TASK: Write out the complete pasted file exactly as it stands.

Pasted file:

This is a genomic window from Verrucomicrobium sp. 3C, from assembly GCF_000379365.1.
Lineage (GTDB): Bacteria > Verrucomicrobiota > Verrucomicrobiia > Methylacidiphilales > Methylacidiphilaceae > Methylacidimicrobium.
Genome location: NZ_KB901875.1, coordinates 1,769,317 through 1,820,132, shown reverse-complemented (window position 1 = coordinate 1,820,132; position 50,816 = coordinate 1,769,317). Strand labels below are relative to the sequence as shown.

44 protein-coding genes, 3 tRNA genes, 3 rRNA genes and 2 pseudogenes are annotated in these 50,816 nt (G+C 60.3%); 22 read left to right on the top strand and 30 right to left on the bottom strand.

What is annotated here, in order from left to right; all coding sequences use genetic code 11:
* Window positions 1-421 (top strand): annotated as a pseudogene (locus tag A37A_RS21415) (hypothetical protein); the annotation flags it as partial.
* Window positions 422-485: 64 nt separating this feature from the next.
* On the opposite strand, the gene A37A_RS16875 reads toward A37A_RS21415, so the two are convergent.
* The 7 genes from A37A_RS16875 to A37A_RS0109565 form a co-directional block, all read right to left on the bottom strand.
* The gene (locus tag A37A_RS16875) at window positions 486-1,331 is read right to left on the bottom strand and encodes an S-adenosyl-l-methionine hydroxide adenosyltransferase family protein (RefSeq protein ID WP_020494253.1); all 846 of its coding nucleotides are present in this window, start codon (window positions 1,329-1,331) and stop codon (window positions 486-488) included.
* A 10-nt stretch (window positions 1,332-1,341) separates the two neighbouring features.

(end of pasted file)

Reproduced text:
This is a genomic window from Verrucomicrobium sp. 3C, from assembly GCF_000379365.1.
Lineage (GTDB): Bacteria > Verrucomicrobiota > Verrucomicrobiia > Methylacidiphilales > Methylacidiphilaceae > Methylacidimicrobium.
Genome location: NZ_KB901875.1, coordinates 1,769,317 through 1,820,132, shown reverse-complemented (window position 1 = coordinate 1,820,132; position 50,816 = coordinate 1,769,317). Strand labels below are relative to the sequence as shown.

44 protein-coding genes, 3 tRNA genes, 3 rRNA genes and 2 pseudogenes are annotated in these 50,816 nt (G+C 60.3%); 22 read left to right on the top strand and 30 right to left on the bottom strand.

What is annotated here, in order from left to right; all coding sequences use genetic code 11:
* Window positions 1-421 (top strand): annotated as a pseudogene (locus tag A37A_RS21415) (hypothetical protein); the annotation flags it as partial.
* Window positions 422-485: 64 nt separating this feature from the next.
* On the opposite strand, the gene A37A_RS16875 reads toward A37A_RS21415, so the two are convergent.
* The 7 genes from A37A_RS16875 to A37A_RS0109565 form a co-directional block, all read right to left on the bottom strand.
* The gene (locus tag A37A_RS16875) at window positions 486-1,331 is read right to left on the bottom strand and encodes an S-adenosyl-l-methionine hydroxide adenosyltransferase family protein (RefSeq protein ID WP_020494253.1); all 846 of its coding nucleotides are present in this window, start codon (window positions 1,329-1,331) and stop codon (window positions 486-488) included.
* A 10-nt stretch (window positions 1,332-1,341) separates the two neighbouring features.